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Y Tu Mamá También (Alfonso Cuarón) 2002

    The phenomena that made Alfonso Cuarón’s admittedly funny Y Tu Mama Tambien the most popular film ever to be released in Mexico seems to be awfully similar to the one that made the sophomoric sex comedy American Pie such a hit here in the States. The movie’s certainly as enamored with carnal mechanics as Pie was, and it’s as flat out terrified of male homosexuality as that movie was, too. The serviceable road movie plot follows two pseudo-outsiders during the summer after high school graduation, but in terms of perceptiveness it doesn’t even orbit Ghost World. Perhaps, it’s because this film’s protagonists are Julio and Tenoch, a duo of stoner teen boys that are mainly concerned with getting laid, instead of two intelligent girls that genuinely worry about their place in the world. The ambivalence of the main characters is pointed out time and again by Cuarón’s roaming camera and omniscient voiceovers. Because of the vapidity of the leads, this coming of age tale lacks much in the way of emotional impact. The lead characters are moved profoundly by their experiences, but watching those events did little for me. I’m not saying that stupid people can’t have moments of insight… just that watching them as they’re having them doesn’t profoundly move me.


    After the duo becomes a trio, thanks to the accompaniment of Luisa (Maribel Verdú), a Spaniard that leaves her cheating husband to join the boys on a trip to the beach, the film attempts to throw a bit of weightiness into the mix. Poorly aping the New Wave classic Jules & Jim, the movie stumbles time and again because of Cuarón’s ham fisted approach. The aforementioned voiceovers are used so often that they lose impact. They attempt to tell us the hidden truths that lie just outside the frame, but as the characters in the film observe, the truth is a nice ideal, but also unattainable. With this perception of truthfulness, the political context that their escapist story is placed into basically boils down to the not at all shocking revelation that affairs of state don’t always operate as they appear to. The pot-fueled manifesto that the boys create is supposed to show how silly political agenda is, but it’s the very definition of weak-minded satire. Worse yet, the narration manages to erase the few subtleties of character that crop up when it explicitly reveals the motivations behind the characters’ actions.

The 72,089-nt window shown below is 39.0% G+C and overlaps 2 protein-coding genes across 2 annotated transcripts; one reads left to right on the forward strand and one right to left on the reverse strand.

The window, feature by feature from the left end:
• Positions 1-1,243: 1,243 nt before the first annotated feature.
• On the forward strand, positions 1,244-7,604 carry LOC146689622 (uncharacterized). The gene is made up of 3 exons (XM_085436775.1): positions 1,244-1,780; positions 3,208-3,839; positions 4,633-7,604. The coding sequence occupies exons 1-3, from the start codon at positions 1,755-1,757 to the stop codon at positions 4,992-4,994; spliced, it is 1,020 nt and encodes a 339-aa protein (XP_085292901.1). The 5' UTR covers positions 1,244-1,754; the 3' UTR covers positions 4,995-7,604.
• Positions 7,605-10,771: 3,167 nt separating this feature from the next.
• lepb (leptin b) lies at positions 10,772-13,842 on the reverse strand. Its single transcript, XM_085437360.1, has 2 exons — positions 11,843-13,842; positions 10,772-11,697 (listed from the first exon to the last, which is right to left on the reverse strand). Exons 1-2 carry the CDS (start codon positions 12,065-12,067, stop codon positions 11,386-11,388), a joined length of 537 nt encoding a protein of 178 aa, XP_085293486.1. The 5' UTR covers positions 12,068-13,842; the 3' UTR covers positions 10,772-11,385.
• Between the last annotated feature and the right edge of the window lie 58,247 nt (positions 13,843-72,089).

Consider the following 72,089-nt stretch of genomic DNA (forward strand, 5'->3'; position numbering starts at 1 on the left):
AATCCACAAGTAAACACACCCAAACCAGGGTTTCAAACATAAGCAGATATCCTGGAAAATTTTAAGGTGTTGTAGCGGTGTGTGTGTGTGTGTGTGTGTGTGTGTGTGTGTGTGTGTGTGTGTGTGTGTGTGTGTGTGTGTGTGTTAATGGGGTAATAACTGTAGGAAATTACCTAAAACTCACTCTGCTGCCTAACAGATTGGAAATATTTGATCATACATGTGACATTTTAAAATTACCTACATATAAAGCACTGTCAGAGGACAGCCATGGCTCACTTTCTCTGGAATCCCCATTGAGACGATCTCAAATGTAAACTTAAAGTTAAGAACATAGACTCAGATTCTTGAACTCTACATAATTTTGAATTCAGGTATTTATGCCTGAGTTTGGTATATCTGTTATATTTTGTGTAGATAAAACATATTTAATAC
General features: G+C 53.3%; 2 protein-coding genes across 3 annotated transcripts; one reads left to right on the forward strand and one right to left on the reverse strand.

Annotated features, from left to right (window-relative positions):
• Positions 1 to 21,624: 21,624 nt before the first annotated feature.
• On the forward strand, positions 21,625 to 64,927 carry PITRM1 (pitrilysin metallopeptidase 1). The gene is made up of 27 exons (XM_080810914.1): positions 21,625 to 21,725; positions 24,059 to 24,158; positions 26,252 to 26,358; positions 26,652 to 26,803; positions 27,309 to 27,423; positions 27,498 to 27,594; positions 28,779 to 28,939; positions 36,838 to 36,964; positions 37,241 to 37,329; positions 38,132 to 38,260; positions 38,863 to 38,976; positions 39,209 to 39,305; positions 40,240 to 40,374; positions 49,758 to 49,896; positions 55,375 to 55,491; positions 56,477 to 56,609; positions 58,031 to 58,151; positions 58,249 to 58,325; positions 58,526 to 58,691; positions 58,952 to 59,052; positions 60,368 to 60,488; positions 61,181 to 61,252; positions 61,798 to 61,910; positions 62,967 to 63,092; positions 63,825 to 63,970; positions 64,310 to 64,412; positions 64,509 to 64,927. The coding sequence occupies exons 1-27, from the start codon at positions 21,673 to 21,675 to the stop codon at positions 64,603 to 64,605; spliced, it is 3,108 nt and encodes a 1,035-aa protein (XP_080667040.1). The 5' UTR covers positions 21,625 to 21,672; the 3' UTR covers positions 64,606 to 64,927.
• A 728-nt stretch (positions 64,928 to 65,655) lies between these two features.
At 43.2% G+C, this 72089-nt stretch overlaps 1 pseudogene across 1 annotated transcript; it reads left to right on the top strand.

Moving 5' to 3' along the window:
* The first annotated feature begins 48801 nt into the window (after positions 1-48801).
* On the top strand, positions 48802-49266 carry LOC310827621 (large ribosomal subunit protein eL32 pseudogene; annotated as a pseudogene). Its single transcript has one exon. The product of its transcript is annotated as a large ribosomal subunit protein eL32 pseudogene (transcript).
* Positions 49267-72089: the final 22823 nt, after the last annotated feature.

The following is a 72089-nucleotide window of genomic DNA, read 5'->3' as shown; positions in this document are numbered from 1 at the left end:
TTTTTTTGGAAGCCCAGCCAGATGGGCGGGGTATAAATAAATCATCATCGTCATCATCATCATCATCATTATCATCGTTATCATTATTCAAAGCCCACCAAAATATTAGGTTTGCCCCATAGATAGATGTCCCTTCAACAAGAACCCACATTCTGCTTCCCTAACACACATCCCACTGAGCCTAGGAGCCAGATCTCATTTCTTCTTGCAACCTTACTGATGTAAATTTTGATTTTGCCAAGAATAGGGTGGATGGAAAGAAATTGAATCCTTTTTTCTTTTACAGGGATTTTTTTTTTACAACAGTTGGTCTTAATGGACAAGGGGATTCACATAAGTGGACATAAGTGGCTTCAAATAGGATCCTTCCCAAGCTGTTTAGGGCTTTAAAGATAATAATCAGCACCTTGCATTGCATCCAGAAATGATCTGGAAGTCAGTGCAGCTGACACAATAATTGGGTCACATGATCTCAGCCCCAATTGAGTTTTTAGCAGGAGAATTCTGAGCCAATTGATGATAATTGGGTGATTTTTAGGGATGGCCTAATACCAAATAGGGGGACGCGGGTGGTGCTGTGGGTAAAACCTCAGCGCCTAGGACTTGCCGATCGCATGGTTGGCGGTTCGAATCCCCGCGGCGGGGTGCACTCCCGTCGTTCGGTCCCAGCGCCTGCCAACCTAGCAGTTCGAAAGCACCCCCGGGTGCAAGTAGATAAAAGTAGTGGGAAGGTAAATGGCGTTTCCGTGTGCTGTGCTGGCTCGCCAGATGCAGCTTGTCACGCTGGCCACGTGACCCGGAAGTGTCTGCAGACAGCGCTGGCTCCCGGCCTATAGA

Explicit (and not raunchy) is probably the most appropriate word to describe the film’s sex scenes as well. Like the voice-overs, though, the initially refreshing feeling caused by their candor eventually is numbed because of their overuse. Also, the film seems to want us to think that these scenes are funny and sexy, but they felt more sad and pathetic to me than anything, suggesting there’s a difference between the level of sexual explicitness and the level of sexual maturity. In any case, the obviously manipulative plot muffles any approximation of emotional reality that these scenes help stir up. When Luisa melodramatically asks “Don’t you wish you could live forever?” she might as well cough up blood. Instead of an ending that suggests the things learned during the film will lead toward a revolution of sorts, the movie retreats into complacency and mock wisdom. Perhaps the lower degree of difficulty chosen to end the film with is preferable, because I doubt the cast would be up to a greater challenge. Verdú, in particular, fails to convey the mix of heartbreak and betrayal that her character must feel. Her moments of hurt simply don’t. As the film rattles along like the car that moves the characters closer to their paradise, further layers of the truth continue to be revealed. Unfortunately, Y Tu Mamá También has a great distance to go before that truth becomes enlightening. 



Jeremy Heilman